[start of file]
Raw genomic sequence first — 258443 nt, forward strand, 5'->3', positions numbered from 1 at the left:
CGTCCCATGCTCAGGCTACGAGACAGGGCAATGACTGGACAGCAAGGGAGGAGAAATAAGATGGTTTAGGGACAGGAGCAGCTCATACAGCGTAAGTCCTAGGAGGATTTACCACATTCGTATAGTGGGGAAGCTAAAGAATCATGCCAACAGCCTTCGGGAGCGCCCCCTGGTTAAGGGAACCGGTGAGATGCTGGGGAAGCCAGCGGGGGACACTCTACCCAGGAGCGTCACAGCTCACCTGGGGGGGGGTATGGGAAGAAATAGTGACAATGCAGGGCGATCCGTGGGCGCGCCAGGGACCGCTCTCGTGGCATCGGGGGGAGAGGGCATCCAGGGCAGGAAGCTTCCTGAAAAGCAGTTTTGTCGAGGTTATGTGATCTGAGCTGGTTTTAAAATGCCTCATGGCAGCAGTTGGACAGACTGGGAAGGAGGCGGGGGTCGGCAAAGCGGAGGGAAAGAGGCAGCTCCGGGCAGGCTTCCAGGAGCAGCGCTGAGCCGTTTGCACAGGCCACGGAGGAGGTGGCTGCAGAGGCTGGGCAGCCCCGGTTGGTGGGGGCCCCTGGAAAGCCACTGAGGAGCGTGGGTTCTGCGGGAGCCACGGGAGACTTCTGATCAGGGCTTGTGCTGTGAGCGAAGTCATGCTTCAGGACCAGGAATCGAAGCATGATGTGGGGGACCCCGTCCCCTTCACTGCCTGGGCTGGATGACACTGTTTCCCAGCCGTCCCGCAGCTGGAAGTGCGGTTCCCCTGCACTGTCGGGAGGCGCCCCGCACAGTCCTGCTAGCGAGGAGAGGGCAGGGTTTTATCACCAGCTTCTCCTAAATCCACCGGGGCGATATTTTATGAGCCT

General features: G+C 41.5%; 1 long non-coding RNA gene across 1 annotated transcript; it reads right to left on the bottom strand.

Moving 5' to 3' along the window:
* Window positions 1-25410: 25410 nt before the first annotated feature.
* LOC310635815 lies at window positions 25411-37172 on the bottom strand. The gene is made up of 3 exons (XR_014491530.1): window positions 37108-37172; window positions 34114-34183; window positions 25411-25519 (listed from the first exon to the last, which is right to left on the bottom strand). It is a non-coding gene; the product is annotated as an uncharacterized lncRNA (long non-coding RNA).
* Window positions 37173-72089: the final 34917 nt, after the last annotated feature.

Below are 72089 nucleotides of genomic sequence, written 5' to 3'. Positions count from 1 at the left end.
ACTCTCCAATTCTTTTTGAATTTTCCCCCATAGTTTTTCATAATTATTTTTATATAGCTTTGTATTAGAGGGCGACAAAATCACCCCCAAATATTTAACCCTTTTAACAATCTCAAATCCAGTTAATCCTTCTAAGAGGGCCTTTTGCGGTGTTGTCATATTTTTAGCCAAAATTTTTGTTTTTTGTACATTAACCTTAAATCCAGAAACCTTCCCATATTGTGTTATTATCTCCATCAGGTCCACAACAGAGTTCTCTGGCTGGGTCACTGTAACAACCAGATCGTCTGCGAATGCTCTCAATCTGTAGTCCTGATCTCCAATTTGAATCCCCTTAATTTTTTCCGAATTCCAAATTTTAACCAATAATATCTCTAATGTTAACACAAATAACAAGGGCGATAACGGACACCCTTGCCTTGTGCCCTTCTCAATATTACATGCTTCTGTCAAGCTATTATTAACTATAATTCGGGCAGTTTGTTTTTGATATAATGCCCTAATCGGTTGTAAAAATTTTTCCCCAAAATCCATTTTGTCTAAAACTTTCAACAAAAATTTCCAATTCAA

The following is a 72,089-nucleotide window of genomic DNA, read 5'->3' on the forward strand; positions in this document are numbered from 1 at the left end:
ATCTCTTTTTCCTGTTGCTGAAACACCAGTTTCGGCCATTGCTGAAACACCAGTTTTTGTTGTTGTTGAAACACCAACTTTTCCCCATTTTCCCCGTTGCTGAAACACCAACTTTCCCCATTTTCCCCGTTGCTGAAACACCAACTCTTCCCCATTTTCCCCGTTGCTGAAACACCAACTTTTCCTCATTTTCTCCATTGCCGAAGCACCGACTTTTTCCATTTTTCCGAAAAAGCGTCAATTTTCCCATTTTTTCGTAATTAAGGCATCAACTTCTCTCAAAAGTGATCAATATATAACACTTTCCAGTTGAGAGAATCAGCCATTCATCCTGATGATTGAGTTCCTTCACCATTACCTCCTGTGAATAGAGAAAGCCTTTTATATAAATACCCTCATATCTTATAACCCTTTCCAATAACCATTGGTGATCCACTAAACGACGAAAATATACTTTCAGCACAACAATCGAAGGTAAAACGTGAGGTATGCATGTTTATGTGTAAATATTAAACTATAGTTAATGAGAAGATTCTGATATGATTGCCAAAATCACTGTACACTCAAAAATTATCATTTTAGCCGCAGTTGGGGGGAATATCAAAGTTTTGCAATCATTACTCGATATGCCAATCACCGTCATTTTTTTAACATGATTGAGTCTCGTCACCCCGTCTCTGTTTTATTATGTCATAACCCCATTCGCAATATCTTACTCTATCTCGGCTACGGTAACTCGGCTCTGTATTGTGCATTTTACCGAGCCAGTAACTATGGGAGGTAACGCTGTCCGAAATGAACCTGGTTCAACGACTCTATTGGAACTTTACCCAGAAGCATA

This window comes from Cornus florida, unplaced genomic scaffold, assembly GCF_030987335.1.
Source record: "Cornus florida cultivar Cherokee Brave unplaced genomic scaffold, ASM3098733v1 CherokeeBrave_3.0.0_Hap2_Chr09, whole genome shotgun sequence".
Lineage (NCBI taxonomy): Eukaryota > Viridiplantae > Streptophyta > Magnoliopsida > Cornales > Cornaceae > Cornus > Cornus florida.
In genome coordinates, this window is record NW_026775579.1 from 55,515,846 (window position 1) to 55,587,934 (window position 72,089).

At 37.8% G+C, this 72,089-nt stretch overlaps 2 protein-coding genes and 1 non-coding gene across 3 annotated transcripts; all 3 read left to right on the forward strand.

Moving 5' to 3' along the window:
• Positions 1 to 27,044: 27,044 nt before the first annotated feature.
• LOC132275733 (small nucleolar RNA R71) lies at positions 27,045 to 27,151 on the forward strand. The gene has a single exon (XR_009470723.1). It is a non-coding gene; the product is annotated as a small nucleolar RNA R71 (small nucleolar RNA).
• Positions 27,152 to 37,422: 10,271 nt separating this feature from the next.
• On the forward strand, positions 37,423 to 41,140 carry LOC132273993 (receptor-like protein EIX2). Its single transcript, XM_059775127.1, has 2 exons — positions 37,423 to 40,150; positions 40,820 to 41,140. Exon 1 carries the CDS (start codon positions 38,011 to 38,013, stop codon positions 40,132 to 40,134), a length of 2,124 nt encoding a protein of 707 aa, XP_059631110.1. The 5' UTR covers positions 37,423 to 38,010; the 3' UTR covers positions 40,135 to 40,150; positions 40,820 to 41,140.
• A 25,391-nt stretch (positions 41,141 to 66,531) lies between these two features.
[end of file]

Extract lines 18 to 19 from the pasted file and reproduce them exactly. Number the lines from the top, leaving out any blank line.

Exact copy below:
• Positions 1 to 27,044: 27,044 nt before the first annotated feature.
• LOC132275733 (small nucleolar RNA R71) lies at positions 27,045 to 27,151 on the forward strand. The gene has a single exon (XR_009470723.1). It is a non-coding gene; the product is annotated as a small nucleolar RNA R71 (small nucleolar RNA).